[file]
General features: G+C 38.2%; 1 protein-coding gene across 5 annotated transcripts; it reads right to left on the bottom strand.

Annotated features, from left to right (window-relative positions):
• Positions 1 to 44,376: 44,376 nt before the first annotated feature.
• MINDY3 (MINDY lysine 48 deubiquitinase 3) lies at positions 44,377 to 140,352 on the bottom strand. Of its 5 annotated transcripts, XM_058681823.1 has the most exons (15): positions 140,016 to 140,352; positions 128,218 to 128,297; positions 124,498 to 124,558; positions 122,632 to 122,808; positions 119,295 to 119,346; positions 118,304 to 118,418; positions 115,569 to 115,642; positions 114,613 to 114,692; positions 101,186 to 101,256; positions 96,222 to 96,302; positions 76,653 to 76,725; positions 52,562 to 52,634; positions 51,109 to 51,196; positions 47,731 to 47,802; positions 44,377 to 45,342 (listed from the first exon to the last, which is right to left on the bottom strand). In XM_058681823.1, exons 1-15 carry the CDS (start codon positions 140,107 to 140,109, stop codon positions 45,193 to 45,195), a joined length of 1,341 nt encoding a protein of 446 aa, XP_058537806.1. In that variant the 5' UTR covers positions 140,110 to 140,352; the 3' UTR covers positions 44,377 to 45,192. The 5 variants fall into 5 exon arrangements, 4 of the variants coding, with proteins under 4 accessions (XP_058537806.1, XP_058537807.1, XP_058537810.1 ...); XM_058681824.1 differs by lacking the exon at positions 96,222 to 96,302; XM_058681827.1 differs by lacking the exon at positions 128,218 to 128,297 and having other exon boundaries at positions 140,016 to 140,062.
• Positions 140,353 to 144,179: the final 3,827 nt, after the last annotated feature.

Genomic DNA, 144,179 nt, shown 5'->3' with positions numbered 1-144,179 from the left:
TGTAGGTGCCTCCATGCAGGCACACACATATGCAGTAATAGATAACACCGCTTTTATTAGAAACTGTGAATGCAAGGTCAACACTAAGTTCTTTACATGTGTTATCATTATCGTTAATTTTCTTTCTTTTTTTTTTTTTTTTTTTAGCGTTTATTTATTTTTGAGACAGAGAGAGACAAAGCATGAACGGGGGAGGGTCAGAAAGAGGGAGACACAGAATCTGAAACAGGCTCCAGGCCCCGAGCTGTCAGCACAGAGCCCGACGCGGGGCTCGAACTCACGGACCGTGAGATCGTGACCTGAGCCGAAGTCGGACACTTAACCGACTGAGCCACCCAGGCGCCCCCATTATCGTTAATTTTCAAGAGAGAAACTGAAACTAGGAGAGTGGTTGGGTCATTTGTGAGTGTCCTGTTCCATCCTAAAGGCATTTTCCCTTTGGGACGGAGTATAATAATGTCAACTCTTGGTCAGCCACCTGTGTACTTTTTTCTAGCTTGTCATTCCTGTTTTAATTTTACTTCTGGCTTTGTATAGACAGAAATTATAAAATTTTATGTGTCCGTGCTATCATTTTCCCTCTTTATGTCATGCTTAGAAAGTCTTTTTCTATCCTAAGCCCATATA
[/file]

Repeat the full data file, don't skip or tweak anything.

General features: G+C 38.2%; 1 protein-coding gene across 5 annotated transcripts; it reads right to left on the bottom strand.

Annotated features, from left to right (window-relative positions):
• Positions 1 to 44,376: 44,376 nt before the first annotated feature.
• MINDY3 (MINDY lysine 48 deubiquitinase 3) lies at positions 44,377 to 140,352 on the bottom strand. Of its 5 annotated transcripts, XM_058681823.1 has the most exons (15): positions 140,016 to 140,352; positions 128,218 to 128,297; positions 124,498 to 124,558; positions 122,632 to 122,808; positions 119,295 to 119,346; positions 118,304 to 118,418; positions 115,569 to 115,642; positions 114,613 to 114,692; positions 101,186 to 101,256; positions 96,222 to 96,302; positions 76,653 to 76,725; positions 52,562 to 52,634; positions 51,109 to 51,196; positions 47,731 to 47,802; positions 44,377 to 45,342 (listed from the first exon to the last, which is right to left on the bottom strand). In XM_058681823.1, exons 1-15 carry the CDS (start codon positions 140,107 to 140,109, stop codon positions 45,193 to 45,195), a joined length of 1,341 nt encoding a protein of 446 aa, XP_058537806.1. In that variant the 5' UTR covers positions 140,110 to 140,352; the 3' UTR covers positions 44,377 to 45,192. The 5 variants fall into 5 exon arrangements, 4 of the variants coding, with proteins under 4 accessions (XP_058537806.1, XP_058537807.1, XP_058537810.1 ...); XM_058681824.1 differs by lacking the exon at positions 96,222 to 96,302; XM_058681827.1 differs by lacking the exon at positions 128,218 to 128,297 and having other exon boundaries at positions 140,016 to 140,062.
• Positions 140,353 to 144,179: the final 3,827 nt, after the last annotated feature.

Genomic DNA, 144,179 nt, shown 5'->3' with positions numbered 1-144,179 from the left:
TGTAGGTGCCTCCATGCAGGCACACACATATGCAGTAATAGATAACACCGCTTTTATTAGAAACTGTGAATGCAAGGTCAACACTAAGTTCTTTACATGTGTTATCATTATCGTTAATTTTCTTTCTTTTTTTTTTTTTTTTTTTAGCGTTTATTTATTTTTGAGACAGAGAGAGACAAAGCATGAACGGGGGAGGGTCAGAAAGAGGGAGACACAGAATCTGAAACAGGCTCCAGGCCCCGAGCTGTCAGCACAGAGCCCGACGCGGGGCTCGAACTCACGGACCGTGAGATCGTGACCTGAGCCGAAGTCGGACACTTAACCGACTGAGCCACCCAGGCGCCCCCATTATCGTTAATTTTCAAGAGAGAAACTGAAACTAGGAGAGTGGTTGGGTCATTTGTGAGTGTCCTGTTCCATCCTAAAGGCATTTTCCCTTTGGGACGGAGTATAATAATGTCAACTCTTGGTCAGCCACCTGTGTACTTTTTTCTAGCTTGTCATTCCTGTTTTAATTTTACTTCTGGCTTTGTATAGACAGAAATTATAAAATTTTATGTGTCCGTGCTATCATTTTCCCTCTTTATGTCATGCTTAGAAAGTCTTTTTCTATCCTAAGCCCATATA